ISLAMABAD - Pakistan, Afghanistan and the United States on Wednesday discussed how to provide Taliban leaders safe passage to join peace negotiations, a key issue to allow the talks to succeed, officials said.
Many senior Taliban commanders, including leader Mullah Omar, are believed to be based in Pakistan, making Islamabad's cooperation critical. Pakistan also has strong historical ties with the group that many analysts believe have continued.
The U.S. and Afghan governments have urged Islamabad to push the Taliban to participate in a peace process that has had trouble getting off the ground. All three countries believe a peace deal is necessary to prevent Afghanistan from descending into civil war after most foreign forces withdraw by the end of 2014. But the process has been plagued by mistrust between the three governments and the Taliban.
The discussions that took place Wednesday in the Pakistani capital, Islamabad, marked the inaugural meeting of the Safe Passage Working Group, said the Pakistani Foreign Ministry in a written statement. The three governments agreed to form the group in April, the ministry said.
The group is focused on choosing which Taliban leaders should be provided safe passage, guaranteeing their security and dealing with logistics like visas, said a U.S. official, speaking on condition of anonymity because the official was not authorized to talk to reporters about the meeting. The official described the meeting as "positive."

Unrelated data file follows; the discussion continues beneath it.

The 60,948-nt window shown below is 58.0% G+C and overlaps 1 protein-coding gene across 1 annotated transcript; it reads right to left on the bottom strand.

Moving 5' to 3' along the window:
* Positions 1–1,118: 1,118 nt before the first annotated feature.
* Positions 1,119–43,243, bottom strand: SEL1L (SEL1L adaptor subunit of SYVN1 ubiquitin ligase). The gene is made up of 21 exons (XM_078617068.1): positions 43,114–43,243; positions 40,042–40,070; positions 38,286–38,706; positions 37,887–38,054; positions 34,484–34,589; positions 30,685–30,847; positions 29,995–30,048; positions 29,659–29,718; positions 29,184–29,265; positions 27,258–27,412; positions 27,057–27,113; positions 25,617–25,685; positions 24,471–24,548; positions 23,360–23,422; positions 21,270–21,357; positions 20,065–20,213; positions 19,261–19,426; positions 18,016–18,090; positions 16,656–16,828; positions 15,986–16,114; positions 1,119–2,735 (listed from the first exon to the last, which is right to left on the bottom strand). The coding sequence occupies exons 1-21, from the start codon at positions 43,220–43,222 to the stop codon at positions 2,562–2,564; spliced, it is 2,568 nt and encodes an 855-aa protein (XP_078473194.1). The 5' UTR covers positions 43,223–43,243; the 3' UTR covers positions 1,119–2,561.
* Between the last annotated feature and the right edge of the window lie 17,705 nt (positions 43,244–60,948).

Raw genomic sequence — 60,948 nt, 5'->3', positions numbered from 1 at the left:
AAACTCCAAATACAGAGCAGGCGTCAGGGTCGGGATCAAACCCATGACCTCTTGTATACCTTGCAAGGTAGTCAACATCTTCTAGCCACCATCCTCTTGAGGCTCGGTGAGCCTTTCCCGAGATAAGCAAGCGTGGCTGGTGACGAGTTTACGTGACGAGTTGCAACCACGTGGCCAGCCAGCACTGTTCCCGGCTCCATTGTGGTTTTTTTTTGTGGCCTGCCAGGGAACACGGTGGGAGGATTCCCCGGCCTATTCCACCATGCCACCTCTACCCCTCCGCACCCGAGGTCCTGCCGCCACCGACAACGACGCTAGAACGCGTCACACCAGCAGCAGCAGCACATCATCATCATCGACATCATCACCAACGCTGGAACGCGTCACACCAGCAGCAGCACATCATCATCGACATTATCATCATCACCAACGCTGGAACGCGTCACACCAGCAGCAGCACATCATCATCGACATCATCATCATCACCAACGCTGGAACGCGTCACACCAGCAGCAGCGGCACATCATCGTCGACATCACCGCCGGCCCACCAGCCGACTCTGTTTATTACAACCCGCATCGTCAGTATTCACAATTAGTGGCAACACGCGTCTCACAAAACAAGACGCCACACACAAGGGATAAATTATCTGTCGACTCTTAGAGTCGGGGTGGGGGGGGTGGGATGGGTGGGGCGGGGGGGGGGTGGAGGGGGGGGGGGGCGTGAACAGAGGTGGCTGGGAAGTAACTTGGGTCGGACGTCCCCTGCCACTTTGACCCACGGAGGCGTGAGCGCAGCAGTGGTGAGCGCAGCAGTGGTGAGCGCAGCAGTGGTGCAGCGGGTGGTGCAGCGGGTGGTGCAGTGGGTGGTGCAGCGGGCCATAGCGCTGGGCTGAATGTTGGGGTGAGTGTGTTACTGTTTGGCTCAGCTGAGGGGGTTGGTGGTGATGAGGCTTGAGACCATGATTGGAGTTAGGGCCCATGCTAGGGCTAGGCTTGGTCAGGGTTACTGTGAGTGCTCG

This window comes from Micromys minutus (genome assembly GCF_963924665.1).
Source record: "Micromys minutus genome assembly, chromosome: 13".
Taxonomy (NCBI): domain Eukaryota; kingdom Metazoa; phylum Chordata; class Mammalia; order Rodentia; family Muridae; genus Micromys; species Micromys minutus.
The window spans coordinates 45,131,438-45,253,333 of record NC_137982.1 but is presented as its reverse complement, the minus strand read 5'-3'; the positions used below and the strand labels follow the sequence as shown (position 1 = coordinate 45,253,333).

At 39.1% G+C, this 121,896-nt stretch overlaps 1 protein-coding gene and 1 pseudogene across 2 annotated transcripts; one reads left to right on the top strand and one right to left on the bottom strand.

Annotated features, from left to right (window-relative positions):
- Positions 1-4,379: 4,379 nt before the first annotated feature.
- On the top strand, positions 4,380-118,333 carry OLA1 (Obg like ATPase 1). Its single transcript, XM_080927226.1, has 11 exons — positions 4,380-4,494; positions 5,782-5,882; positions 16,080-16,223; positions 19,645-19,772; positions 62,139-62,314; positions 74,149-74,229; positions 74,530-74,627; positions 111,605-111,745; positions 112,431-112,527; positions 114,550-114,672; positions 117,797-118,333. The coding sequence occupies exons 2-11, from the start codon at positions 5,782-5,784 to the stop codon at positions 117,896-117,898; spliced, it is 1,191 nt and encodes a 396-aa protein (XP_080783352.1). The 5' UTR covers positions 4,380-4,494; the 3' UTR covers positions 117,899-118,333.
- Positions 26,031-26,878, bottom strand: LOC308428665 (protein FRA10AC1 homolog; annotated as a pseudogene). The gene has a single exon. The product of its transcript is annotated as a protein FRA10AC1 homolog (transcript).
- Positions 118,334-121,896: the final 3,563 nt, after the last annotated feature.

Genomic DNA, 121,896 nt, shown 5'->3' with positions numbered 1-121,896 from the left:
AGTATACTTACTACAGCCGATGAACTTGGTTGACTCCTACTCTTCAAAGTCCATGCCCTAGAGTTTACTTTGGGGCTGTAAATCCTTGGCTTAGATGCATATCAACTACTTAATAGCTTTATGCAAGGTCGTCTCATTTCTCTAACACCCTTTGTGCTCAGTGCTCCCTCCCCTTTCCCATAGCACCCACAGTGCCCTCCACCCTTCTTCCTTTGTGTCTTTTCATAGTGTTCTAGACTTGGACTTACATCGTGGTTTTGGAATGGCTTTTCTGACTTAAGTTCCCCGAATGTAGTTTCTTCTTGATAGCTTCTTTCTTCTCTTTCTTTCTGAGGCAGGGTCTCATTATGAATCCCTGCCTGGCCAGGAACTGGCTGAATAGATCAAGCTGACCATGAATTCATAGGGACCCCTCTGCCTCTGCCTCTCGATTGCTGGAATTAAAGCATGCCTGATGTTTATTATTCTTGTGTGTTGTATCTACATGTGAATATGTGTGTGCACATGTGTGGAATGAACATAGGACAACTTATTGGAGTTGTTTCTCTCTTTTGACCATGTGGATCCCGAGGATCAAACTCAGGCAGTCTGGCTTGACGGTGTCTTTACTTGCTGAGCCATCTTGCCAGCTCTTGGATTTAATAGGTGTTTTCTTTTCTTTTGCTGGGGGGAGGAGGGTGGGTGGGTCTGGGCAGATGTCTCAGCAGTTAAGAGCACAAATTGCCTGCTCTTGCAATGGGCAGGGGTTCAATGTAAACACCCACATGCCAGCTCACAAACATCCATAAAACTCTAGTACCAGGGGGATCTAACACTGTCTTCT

The U.S. began clandestine talks with the Taliban last year, aided by Germany and secretly held in Qatar. It is widely believed that Pakistan provided safe passage to some Taliban militants to attend those discussions.
But the contacts have run into a series of problems.
The Taliban broke off talks earlier this year, saying the U.S. reneged on a promise to release Afghan prisoners from Guantanamo Bay, the U.S. security prison in Cuba. To get the Taliban back to the table, the U.S. has said it is considering a proposal to transfer some Guantanamo Bay inmates to a prison in Afghanistan.
The Taliban have said they want the prisoners freed unconditionally before resuming talks.